Steaming: Antichamber

My steam library is comparatively small, but it still contains a fairly substantial pile of shame. The only way out is through. In alphabetical order.

Antichamber was top of my steam list. It is an indie, first person puzzle game, with simple graphics and a unique brand of puzzle. I picked it up in a sale a long time ago after seeing a let's play video, thinking it looked like my kind of thing.

Antichamber starts out great. It looks completely unique, starting out in a small room featuring the game settings on one of the walls. The idea that you’re stuck in-game and that everything is first person lends really well to the minimalist feel of the environment. There are no textures, no real lighting, no enemies, no other entities: just you and a series of cell-shaded corridors and rooms, mostly decorated in black and white. Each puzzle is marked by a zen-like proverb and a cute drawing on a black panel, which serves as a navigation tool. The initial puzzles are fantastic - they play with perspective and your perception of the environment in ways only matched by Portal. Shortly afterwards, though, the use of the game’s “weapon” is introduced: you are given a gun which can pick up and drop blocks in the environment, and the puzzles become based around using the blocks to hold doors open and push switches. Over time, you gain upgrades to the gun which allow you to move blocks in the environment instead of just placing them and eventually you’ll find yourself creating new blocks. It’s a great idea, in theory: it creates the idea that if something seems unsolvable now, it’ll become easier once you find the next upgrade. Unfortunately, that didn’t often seem to be the case for me - it mostly turned out that the way to solve the puzzle was something that felt rather glitchy and unintended, such as just catching the edge of a block, or nudging blocks around inch by inch until I could leap between them, and I didn’t need the upgrade at all. Everything just felt fiddly.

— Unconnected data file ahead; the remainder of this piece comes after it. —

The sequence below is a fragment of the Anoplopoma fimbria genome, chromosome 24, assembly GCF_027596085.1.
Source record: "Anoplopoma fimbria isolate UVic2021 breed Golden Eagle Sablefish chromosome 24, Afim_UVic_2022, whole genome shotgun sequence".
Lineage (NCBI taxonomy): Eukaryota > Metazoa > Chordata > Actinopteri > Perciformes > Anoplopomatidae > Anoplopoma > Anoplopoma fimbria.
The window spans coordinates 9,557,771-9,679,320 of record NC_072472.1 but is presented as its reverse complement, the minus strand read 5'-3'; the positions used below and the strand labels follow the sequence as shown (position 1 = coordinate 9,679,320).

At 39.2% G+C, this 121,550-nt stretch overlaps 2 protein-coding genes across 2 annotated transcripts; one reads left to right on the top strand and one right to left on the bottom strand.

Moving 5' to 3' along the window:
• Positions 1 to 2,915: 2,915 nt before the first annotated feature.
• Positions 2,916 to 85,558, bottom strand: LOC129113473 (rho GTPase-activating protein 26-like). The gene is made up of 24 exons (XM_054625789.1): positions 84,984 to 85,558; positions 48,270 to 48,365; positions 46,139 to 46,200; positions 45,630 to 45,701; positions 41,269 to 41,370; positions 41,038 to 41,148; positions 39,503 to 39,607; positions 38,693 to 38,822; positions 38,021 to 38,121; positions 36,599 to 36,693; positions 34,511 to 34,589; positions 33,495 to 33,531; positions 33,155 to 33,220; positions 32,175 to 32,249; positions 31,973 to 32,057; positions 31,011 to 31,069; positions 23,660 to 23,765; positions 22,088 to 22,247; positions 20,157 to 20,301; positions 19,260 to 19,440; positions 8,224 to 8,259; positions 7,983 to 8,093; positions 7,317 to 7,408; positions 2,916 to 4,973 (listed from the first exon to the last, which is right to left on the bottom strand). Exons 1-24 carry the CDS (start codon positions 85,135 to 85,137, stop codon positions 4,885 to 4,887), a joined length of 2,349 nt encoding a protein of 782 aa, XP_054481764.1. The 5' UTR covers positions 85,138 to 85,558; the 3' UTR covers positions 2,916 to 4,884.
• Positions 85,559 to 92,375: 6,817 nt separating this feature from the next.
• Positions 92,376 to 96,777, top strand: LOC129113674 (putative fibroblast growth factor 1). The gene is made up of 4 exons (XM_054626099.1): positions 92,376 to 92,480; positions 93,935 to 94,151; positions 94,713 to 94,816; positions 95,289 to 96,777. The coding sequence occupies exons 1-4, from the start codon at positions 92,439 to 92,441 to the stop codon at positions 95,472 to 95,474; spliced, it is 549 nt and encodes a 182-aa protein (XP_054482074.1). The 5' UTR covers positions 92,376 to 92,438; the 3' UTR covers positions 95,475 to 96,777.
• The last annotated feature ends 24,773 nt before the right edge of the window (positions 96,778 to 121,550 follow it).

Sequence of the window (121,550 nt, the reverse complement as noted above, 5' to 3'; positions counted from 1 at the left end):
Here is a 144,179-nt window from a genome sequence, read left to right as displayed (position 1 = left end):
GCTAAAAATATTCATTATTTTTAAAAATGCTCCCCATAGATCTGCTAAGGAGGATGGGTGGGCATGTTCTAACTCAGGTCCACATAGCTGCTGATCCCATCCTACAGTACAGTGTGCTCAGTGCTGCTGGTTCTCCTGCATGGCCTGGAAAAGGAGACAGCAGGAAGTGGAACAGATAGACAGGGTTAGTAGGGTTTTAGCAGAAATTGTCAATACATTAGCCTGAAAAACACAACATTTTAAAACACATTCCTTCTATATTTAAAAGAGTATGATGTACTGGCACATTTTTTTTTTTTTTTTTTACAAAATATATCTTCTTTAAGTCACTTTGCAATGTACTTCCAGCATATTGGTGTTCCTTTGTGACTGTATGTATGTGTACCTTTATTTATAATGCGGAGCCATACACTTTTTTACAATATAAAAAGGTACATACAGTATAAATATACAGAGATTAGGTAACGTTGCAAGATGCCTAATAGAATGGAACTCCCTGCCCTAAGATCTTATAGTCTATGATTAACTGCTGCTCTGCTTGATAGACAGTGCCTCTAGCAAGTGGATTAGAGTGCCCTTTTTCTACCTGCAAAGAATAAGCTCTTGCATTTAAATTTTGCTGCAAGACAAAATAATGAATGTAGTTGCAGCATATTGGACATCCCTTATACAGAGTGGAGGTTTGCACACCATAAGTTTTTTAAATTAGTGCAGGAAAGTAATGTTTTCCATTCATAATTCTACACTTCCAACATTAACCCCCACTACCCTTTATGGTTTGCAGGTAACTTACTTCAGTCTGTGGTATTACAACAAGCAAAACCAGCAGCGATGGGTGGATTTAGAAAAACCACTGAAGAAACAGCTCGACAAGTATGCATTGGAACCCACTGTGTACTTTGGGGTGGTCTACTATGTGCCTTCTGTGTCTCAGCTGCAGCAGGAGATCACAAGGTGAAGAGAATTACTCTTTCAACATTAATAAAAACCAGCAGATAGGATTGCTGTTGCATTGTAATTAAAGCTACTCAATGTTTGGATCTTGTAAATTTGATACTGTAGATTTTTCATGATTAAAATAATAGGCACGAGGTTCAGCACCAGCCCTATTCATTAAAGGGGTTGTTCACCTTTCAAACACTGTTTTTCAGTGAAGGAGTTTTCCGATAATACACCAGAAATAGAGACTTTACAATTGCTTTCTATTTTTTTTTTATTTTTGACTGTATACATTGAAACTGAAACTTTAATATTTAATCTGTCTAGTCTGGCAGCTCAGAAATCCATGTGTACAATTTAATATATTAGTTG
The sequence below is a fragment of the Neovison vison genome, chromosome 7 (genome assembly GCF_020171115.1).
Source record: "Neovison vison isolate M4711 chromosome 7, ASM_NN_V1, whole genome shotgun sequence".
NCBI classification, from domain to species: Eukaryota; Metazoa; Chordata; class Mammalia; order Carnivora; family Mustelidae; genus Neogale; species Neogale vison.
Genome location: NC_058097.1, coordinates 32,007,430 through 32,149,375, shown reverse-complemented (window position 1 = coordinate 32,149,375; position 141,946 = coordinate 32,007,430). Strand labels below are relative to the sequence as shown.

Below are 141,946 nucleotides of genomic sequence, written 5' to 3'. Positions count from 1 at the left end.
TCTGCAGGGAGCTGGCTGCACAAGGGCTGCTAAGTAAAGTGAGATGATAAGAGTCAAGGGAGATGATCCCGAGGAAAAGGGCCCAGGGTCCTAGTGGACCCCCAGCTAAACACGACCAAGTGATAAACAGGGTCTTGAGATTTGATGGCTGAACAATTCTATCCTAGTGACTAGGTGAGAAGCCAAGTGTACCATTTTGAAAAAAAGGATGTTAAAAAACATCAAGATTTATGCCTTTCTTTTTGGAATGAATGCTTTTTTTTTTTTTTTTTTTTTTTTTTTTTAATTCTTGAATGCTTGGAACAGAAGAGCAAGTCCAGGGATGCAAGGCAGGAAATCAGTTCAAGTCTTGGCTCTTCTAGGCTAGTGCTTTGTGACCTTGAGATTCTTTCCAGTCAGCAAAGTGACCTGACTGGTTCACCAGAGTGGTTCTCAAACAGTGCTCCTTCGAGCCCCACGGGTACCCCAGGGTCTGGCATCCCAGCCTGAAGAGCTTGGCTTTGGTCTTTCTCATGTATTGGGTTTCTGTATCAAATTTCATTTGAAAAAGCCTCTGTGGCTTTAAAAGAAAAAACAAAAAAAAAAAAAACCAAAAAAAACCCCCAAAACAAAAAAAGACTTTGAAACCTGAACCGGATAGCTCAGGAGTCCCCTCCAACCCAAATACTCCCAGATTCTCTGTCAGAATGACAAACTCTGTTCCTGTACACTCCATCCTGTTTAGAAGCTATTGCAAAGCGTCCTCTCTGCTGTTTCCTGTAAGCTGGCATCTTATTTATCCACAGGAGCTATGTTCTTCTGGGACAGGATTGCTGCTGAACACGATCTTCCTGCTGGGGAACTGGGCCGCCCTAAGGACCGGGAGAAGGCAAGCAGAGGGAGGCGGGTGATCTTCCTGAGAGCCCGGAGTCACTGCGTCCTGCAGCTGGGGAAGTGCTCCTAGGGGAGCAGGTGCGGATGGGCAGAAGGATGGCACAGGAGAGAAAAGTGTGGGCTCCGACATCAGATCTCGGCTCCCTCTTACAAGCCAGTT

Ideally a puzzle game stumps you for a while, but never for too long. It makes you feel stupid, and then makes you feel smart. In Antichamber, I just felt stupid, and when I did achieve, I felt like I’d cheated or glitched my way through. I had to use guides for a few of the puzzles, but I did complete it. Steam says it took me 6.7 hours.